, a lot of weight in the hull and a lot of low density ballast in a long shallow keel, its roll moment of inertia may actually be same or less than a much lighter weight boat with a deep bulb keel and a tall light rig
Another factor that had little study in any detail until recently is dampening. Dampening is the ability of a boat to absorb the energy once it has been imparted to it. The two best examples are the affects of a deep keel and a tall rig
. If you visualize these rotating in a circular motion the air pushing against the sails and keel far from the hull creates a resistance to rotation and supresses the effects of inertia. In other words, dampening results in less motion and slower motion; a definite win/win situation.
So where does this leave us, in terms of seakindliness and the newer designs? A light weight boat, with a fine bow, and a narrow beam, Vee shaped hull sections forward merging into elliptical hull sections aft, with a deep bulb keel and a tall light rig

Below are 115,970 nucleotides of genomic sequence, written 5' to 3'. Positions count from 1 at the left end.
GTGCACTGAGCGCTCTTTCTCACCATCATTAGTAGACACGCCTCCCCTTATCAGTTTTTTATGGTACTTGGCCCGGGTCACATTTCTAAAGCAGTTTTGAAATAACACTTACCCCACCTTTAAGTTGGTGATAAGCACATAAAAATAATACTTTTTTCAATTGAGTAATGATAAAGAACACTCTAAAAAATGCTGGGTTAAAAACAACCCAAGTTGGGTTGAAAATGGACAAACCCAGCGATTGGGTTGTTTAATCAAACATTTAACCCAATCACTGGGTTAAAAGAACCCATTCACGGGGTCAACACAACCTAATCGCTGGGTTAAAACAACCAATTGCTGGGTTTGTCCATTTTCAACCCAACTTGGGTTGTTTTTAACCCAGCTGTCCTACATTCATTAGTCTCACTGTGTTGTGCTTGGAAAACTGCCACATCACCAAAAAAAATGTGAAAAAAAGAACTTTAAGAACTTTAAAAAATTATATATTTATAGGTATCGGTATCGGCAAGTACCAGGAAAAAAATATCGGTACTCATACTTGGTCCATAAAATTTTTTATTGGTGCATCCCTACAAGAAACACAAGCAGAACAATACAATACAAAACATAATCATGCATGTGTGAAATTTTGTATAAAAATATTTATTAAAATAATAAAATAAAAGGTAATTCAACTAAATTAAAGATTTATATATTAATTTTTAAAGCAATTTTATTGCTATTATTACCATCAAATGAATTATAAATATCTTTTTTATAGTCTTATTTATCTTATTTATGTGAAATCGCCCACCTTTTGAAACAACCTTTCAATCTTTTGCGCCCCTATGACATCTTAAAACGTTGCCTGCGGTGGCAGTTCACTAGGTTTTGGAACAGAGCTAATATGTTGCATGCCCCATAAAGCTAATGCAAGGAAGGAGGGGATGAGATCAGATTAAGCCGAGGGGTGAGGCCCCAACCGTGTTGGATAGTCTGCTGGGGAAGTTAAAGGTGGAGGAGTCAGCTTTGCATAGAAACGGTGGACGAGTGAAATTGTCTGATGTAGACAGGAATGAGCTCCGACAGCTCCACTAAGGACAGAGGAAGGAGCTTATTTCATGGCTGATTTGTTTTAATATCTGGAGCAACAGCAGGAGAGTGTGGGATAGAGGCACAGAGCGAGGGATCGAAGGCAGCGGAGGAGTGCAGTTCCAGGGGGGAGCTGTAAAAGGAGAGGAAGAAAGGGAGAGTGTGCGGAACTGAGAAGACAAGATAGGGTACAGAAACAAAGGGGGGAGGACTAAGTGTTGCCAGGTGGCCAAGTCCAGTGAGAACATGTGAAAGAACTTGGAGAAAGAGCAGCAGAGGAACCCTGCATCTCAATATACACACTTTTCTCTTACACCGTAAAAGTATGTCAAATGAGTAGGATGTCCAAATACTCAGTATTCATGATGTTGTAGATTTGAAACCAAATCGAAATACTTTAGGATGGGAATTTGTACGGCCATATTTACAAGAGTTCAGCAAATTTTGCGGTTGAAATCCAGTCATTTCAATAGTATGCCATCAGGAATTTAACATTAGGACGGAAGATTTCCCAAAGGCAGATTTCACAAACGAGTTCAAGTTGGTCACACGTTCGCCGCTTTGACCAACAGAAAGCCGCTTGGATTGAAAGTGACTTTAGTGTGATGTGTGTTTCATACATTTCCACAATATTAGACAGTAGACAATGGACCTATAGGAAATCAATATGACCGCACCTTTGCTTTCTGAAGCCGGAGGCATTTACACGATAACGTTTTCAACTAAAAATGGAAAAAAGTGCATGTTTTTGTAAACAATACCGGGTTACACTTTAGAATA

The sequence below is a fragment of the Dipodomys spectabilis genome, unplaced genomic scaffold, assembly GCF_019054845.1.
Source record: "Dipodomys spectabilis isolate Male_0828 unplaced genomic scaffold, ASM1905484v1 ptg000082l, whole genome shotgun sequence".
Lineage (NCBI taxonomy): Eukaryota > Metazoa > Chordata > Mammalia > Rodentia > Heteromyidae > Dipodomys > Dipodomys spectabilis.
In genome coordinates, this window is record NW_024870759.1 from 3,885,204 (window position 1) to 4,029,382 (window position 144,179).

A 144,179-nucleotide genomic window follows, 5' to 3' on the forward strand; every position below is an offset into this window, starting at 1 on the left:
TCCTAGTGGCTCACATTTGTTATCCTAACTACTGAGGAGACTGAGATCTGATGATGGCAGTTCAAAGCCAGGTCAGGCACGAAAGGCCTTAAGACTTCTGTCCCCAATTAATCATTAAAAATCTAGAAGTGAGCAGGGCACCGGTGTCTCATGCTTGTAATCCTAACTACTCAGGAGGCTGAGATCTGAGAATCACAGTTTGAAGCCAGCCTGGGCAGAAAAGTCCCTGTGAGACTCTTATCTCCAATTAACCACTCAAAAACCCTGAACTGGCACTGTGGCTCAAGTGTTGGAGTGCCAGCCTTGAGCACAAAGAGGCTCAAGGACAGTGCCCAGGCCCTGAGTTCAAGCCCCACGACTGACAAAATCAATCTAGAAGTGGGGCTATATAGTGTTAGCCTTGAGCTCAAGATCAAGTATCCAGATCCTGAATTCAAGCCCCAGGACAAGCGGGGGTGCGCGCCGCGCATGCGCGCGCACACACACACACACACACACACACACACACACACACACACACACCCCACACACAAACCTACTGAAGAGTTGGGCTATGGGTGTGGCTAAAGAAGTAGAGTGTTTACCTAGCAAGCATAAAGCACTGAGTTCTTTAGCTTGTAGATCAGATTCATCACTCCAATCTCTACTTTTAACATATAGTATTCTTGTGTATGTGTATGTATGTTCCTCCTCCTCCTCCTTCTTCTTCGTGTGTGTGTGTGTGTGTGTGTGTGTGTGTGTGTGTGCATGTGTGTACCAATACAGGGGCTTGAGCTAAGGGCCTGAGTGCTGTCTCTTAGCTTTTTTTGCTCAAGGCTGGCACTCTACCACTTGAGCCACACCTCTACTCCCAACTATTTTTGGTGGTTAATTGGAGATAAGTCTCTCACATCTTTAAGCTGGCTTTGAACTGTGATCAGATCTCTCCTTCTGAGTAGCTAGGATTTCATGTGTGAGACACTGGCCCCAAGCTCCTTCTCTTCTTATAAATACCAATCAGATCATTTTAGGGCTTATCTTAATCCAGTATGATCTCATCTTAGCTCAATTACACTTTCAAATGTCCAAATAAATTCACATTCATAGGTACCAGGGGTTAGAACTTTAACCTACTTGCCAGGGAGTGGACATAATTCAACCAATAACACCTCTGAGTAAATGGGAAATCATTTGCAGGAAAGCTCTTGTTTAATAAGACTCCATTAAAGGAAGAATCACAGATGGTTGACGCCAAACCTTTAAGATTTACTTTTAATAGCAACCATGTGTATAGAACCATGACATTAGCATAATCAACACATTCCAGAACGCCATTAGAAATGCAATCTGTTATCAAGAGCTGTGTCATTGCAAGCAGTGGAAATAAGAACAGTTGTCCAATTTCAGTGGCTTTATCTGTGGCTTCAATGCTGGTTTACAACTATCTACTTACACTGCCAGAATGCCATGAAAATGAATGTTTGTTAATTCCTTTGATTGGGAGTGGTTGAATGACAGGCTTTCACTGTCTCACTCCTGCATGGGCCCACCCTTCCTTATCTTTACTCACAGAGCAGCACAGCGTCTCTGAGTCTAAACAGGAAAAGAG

can have very admirable seakindliness characteristics and would be a much faster boat in all conditions than a heavier displacement full keel boat. This hull form can be seen in boats like the Beneteau first 40.7. Blunter lightweight boats are less comfortable, compare the hull form of a Beneteau 40.7 to the Finot designed Beneteau 31 or to a Catalina 42.
Obviously there are trade-offs being made when you buy a lighter weight boat. Properly designed seakindliness or weatherliness doesn''t need to be one of them. Properly designed, the ability to carry the weight of cruising gear in a light weight boat is not lost either. The price comes with deeper draft and these boats do require greater care in their engineering and greater skill to build. Therein lies the problem with many of the current crop of production lighter weight boats. The only way that light boats can have comfortable motions is if their center of gravity can be located very low in the boat. The current crop of big three high production designs seem to mostly get shipped with shoal draft configurations which hurts their chance to get a seakindly motion.